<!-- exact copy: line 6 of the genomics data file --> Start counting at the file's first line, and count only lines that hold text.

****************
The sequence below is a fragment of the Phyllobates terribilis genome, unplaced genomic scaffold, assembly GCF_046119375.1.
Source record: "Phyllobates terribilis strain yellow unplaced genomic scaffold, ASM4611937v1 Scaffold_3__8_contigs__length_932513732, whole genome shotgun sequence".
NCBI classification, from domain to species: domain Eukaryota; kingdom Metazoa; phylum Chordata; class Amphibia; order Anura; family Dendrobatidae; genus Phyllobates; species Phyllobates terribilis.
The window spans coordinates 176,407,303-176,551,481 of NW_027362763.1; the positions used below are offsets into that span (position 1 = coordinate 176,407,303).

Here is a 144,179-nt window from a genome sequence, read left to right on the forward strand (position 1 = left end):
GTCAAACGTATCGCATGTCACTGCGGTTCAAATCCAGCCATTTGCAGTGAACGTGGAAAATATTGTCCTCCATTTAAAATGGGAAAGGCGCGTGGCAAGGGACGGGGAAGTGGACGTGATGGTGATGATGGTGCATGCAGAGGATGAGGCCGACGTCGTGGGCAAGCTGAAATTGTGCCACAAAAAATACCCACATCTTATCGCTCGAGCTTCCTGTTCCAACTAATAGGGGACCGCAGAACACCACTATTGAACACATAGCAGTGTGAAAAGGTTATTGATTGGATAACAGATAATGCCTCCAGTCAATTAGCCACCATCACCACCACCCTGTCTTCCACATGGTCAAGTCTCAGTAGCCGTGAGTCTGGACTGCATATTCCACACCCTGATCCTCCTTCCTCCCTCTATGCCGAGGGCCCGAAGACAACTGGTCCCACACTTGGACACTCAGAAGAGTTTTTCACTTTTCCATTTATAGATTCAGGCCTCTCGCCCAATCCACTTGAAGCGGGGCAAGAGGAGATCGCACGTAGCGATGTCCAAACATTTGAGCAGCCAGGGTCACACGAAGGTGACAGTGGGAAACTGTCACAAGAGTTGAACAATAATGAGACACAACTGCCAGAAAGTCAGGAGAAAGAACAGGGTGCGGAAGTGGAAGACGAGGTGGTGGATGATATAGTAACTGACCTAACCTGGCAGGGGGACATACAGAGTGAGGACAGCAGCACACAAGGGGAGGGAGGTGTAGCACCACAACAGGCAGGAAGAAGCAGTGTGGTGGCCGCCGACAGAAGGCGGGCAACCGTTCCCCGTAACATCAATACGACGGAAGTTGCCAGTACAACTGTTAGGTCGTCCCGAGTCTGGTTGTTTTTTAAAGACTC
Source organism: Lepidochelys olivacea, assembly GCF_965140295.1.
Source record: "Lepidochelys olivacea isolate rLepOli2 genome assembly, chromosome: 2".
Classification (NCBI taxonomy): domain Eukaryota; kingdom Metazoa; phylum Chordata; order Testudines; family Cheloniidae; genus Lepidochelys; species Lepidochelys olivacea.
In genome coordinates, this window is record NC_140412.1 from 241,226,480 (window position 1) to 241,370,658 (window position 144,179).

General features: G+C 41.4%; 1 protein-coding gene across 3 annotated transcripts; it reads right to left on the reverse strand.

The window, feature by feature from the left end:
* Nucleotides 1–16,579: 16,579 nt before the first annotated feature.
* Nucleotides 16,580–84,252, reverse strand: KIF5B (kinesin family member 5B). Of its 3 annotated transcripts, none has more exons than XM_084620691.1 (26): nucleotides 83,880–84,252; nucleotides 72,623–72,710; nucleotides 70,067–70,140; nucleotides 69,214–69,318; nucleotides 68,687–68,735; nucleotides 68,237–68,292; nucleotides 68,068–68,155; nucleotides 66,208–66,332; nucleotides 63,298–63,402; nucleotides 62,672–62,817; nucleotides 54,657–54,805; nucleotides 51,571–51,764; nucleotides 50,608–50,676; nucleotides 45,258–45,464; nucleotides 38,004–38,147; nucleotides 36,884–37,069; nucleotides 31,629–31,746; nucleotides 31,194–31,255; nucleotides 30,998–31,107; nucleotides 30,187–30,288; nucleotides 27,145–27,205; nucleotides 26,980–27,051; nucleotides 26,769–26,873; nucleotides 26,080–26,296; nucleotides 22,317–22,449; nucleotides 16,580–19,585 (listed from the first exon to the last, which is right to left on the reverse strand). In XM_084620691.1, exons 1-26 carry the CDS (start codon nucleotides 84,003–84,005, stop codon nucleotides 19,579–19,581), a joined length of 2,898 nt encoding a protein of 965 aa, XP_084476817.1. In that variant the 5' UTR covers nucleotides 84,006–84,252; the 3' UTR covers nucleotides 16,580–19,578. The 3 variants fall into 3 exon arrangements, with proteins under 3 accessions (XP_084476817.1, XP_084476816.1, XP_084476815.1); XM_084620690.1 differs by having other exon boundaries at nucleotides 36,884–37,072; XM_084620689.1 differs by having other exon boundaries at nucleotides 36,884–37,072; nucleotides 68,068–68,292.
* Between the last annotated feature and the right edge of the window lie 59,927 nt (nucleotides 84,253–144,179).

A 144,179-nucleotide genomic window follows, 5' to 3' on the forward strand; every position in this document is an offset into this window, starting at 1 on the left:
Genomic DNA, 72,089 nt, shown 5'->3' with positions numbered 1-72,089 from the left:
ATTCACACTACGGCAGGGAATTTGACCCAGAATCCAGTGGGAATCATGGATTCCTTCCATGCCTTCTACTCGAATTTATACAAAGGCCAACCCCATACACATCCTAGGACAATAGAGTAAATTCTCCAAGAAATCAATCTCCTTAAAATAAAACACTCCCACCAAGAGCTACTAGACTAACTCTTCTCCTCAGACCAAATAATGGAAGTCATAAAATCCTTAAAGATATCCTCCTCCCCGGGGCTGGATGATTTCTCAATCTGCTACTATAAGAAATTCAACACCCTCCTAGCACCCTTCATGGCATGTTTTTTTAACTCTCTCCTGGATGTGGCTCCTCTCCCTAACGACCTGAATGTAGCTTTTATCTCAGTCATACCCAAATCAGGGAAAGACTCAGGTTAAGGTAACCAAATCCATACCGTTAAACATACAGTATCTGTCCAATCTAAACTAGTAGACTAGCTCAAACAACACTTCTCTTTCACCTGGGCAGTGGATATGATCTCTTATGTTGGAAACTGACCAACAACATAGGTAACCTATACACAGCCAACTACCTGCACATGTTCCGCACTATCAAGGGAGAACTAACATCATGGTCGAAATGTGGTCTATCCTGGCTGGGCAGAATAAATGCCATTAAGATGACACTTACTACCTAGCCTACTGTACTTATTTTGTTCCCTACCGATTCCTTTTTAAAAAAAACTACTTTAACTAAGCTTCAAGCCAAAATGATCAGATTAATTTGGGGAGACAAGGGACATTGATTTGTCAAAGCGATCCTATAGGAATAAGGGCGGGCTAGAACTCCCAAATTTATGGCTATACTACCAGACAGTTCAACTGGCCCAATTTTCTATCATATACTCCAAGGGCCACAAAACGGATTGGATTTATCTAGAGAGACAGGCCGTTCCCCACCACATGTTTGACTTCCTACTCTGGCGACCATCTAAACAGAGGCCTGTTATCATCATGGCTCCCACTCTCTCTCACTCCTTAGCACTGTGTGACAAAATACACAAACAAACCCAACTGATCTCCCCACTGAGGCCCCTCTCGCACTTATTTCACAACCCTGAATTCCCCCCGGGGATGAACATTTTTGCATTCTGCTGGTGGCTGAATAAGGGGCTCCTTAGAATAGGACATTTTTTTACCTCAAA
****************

GTCAAACGTATCGCATGTCACTGCGGTTCAAATCCAGCCATTTGCAGTGAACGTGGAAAATATTGTCCTCCATTTAAAATGGGAAAGGCGCGTGGCAAGGGACGGGGAAGTGGACGTGATGGTGATGATGGTGCATGCAGAGGATGAGGCCGACGTCGTGGGCAAGCTGAAATTGTGCCACAAAAAATACCCACATCTTATCGCTCGAGCTTCCTGTTCCAACTAATAGGGGACCGCAGAACACCACTATTGAACACATAGCAGTGTGAAAAGGTTATTGATTGGATAACAGATAATGCCTCCAGTCAATTAGCCACCATCACCACCACCCTGTCTTCCACATGGTCAAGTCTCAGTAGCCGTGAGTCTGGACTGCATATTCCACACCCTGATCCTCCTTCCTCCCTCTATGCCGAGGGCCCGAAGACAACTGGTCCCACACTTGGACACTCAGAAGAGTTTTTCACTTTTCCATTTATAGATTCAGGCCTCTCGCCCAATCCACTTGAAGCGGGGCAAGAGGAGATCGCACGTAGCGATGTCCAAACATTTGAGCAGCCAGGGTCACACGAAGGTGACAGTGGGAAACTGTCACAAGAGTTGAACAATAATGAGACACAACTGCCAGAAAGTCAGGAGAAAGAACAGGGTGCGGAAGTGGAAGACGAGGTGGTGGATGATATAGTAACTGACCTAACCTGGCAGGGGGACATACAGAGTGAGGACAGCAGCACACAAGGGGAGGGAGGTGTAGCACCACAACAGGCAGGAAGAAGCAGTGTGGTGGCCGCCGACAGAAGGCGGGCAACCGTTCCCCGTAACATCAATACGACGGAAGTTGCCAGTACAACTGTTAGGTCGTCCCGAGTCTGGTTGTTTTTTAAAGACTC